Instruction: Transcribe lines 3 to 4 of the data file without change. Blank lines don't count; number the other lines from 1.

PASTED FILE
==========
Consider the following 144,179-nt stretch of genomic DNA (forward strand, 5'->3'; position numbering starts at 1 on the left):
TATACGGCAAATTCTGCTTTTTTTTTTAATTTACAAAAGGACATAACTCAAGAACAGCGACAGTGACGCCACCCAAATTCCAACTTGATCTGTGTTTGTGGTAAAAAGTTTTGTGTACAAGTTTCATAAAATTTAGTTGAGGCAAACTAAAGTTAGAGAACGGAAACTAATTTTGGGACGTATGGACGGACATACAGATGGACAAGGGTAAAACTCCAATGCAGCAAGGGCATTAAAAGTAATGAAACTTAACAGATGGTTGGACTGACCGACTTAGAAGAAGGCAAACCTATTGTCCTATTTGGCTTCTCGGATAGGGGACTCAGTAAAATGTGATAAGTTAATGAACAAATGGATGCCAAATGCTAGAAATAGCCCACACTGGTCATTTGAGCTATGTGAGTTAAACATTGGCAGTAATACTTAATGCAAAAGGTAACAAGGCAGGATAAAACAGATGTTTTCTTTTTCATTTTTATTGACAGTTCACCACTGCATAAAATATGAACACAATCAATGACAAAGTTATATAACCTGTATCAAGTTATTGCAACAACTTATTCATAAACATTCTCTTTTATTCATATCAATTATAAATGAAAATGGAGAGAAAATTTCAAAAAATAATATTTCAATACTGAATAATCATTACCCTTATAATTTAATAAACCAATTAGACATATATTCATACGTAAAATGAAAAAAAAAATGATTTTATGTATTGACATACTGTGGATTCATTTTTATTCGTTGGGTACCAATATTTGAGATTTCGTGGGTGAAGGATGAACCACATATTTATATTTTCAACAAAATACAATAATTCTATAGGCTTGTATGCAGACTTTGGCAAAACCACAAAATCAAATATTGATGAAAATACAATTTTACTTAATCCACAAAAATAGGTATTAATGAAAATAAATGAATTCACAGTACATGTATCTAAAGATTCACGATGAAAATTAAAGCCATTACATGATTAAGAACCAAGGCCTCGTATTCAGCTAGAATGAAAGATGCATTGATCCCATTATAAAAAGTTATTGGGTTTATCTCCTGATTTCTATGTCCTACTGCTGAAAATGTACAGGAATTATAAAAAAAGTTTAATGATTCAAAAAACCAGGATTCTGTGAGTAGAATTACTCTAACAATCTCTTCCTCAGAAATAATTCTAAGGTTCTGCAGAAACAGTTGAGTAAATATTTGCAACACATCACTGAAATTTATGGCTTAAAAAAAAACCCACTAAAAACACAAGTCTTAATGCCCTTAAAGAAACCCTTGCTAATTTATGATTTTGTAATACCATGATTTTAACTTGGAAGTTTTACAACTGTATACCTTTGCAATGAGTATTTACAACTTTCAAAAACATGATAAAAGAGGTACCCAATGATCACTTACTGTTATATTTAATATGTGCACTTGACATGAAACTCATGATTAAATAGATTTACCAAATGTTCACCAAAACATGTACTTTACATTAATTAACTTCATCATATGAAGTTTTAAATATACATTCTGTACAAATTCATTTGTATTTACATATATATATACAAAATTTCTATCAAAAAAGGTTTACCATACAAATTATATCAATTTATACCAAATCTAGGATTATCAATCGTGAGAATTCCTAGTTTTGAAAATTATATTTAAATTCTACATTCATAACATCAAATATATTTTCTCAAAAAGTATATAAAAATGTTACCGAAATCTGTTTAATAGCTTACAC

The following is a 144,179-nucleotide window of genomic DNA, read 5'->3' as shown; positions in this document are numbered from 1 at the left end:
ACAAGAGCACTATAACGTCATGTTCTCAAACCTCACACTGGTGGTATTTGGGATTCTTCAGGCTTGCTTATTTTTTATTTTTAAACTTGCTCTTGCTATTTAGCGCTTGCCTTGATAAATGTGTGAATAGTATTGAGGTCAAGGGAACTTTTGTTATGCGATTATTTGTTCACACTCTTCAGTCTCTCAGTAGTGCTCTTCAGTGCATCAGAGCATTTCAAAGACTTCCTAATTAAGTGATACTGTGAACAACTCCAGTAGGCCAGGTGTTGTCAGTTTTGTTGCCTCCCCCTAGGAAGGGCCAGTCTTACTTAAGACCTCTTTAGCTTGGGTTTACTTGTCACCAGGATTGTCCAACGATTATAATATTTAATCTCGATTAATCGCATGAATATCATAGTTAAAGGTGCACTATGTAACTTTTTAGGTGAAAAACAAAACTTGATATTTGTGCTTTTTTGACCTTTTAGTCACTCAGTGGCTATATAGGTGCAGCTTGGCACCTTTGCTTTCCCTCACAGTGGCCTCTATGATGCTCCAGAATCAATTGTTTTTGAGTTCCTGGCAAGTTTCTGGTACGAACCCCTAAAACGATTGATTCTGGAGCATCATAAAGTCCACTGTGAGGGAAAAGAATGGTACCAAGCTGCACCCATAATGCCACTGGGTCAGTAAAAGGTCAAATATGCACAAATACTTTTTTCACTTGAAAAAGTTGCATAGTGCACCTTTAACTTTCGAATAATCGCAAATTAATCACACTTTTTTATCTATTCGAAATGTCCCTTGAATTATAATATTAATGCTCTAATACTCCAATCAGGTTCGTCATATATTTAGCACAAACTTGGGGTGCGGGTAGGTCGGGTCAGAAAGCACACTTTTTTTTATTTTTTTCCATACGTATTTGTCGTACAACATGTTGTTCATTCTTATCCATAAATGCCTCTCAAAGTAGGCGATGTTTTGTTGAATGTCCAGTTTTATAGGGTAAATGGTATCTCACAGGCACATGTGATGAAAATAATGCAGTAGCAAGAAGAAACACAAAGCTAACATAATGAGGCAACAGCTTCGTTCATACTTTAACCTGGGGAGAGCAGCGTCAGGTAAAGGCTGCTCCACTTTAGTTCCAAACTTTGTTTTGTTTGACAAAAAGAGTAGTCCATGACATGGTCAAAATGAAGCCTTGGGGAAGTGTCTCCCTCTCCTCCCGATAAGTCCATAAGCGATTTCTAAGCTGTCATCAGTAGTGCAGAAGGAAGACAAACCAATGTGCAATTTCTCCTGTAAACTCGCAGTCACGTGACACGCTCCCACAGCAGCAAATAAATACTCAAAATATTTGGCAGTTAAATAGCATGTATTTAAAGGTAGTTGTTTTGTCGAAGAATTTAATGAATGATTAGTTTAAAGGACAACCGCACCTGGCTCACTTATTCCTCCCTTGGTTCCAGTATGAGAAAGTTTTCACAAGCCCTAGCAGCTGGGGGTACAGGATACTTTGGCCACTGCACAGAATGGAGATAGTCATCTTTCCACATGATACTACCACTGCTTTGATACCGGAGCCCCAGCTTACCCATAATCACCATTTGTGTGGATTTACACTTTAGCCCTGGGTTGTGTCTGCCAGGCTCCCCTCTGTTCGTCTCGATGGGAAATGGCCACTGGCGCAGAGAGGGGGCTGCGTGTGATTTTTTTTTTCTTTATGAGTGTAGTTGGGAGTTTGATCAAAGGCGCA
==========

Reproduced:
The following is a 144,179-nucleotide window of genomic DNA, read 5'->3' as shown; positions in this document are numbered from 1 at the left end:
ACAAGAGCACTATAACGTCATGTTCTCAAACCTCACACTGGTGGTATTTGGGATTCTTCAGGCTTGCTTATTTTTTATTTTTAAACTTGCTCTTGCTATTTAGCGCTTGCCTTGATAAATGTGTGAATAGTATTGAGGTCAAGGGAACTTTTGTTATGCGATTATTTGTTCACACTCTTCAGTCTCTCAGTAGTGCTCTTCAGTGCATCAGAGCATTTCAAAGACTTCCTAATTAAGTGATACTGTGAACAACTCCAGTAGGCCAGGTGTTGTCAGTTTTGTTGCCTCCCCCTAGGAAGGGCCAGTCTTACTTAAGACCTCTTTAGCTTGGGTTTACTTGTCACCAGGATTGTCCAACGATTATAATATTTAATCTCGATTAATCGCATGAATATCATAGTTAAAGGTGCACTATGTAACTTTTTAGGTGAAAAACAAAACTTGATATTTGTGCTTTTTTGACCTTTTAGTCACTCAGTGGCTATATAGGTGCAGCTTGGCACCTTTGCTTTCCCTCACAGTGGCCTCTATGATGCTCCAGAATCAATTGTTTTTGAGTTCCTGGCAAGTTTCTGGTACGAACCCCTAAAACGATTGATTCTGGAGCATCATAAAGTCCACTGTGAGGGAAAAGAATGGTACCAAGCTGCACCCATAATGCCACTGGGTCAGTAAAAGGTCAAATATGCACAAATACTTTTTTCACTTGAAAAAGTTGCATAGTGCACCTTTAACTTTCGAATAATCGCAAATTAATCACACTTTTTTATCTATTCGAAATGTCCCTTGAATTATAATATTAATGCTCTAATACTCCAATCAGGTTCGTCATATATTTAGCACAAACTTGGGGTGCGGGTAGGTCGGGTCAGAAAGCACACTTTTTTTTATTTTTTTCCATACGTATTTGTCGTACAACATGTTGTTCATTCTTATCCATAAATGCCTCTCAAAGTAGGCGATGTTTTGTTGAATGTCCAGTTTTATAGGGTAAATGGTATCTCACAGGCACATGTGATGAAAATAATGCAGTAGCAAGAAGAAACACAAAGCTAACATAATGAGGCAACAGCTTCGTTCATACTTTAACCTGGGGAGAGCAGCGTCAGGTAAAGGCTGCTCCACTTTAGTTCCAAACTTTGTTTTGTTTGACAAAAAGAGTAGTCCATGACATGGTCAAAATGAAGCCTTGGGGAAGTGTCTCCCTCTCCTCCCGATAAGTCCATAAGCGATTTCTAAGCTGTCATCAGTAGTGCAGAAGGAAGACAAACCAATGTGCAATTTCTCCTGTAAACTCGCAGTCACGTGACACGCTCCCACAGCAGCAAATAAATACTCAAAATATTTGGCAGTTAAATAGCATGTATTTAAAGGTAGTTGTTTTGTCGAAGAATTTAATGAATGATTAGTTTAAAGGACAACCGCACCTGGCTCACTTATTCCTCCCTTGGTTCCAGTATGAGAAAGTTTTCACAAGCCCTAGCAGCTGGGGGTACAGGATACTTTGGCCACTGCACAGAATGGAGATAGTCATCTTTCCACATGATACTACCACTGCTTTGATACCGGAGCCCCAGCTTACCCATAATCACCATTTGTGTGGATTTACACTTTAGCCCTGGGTTGTGTCTGCCAGGCTCCCCTCTGTTCGTCTCGATGGGAAATGGCCACTGGCGCAGAGAGGGGGCTGCGTGTGATTTTTTTTTTCTTTATGAGTGTAGTTGGGAGTTTGATCAAAGGCGCA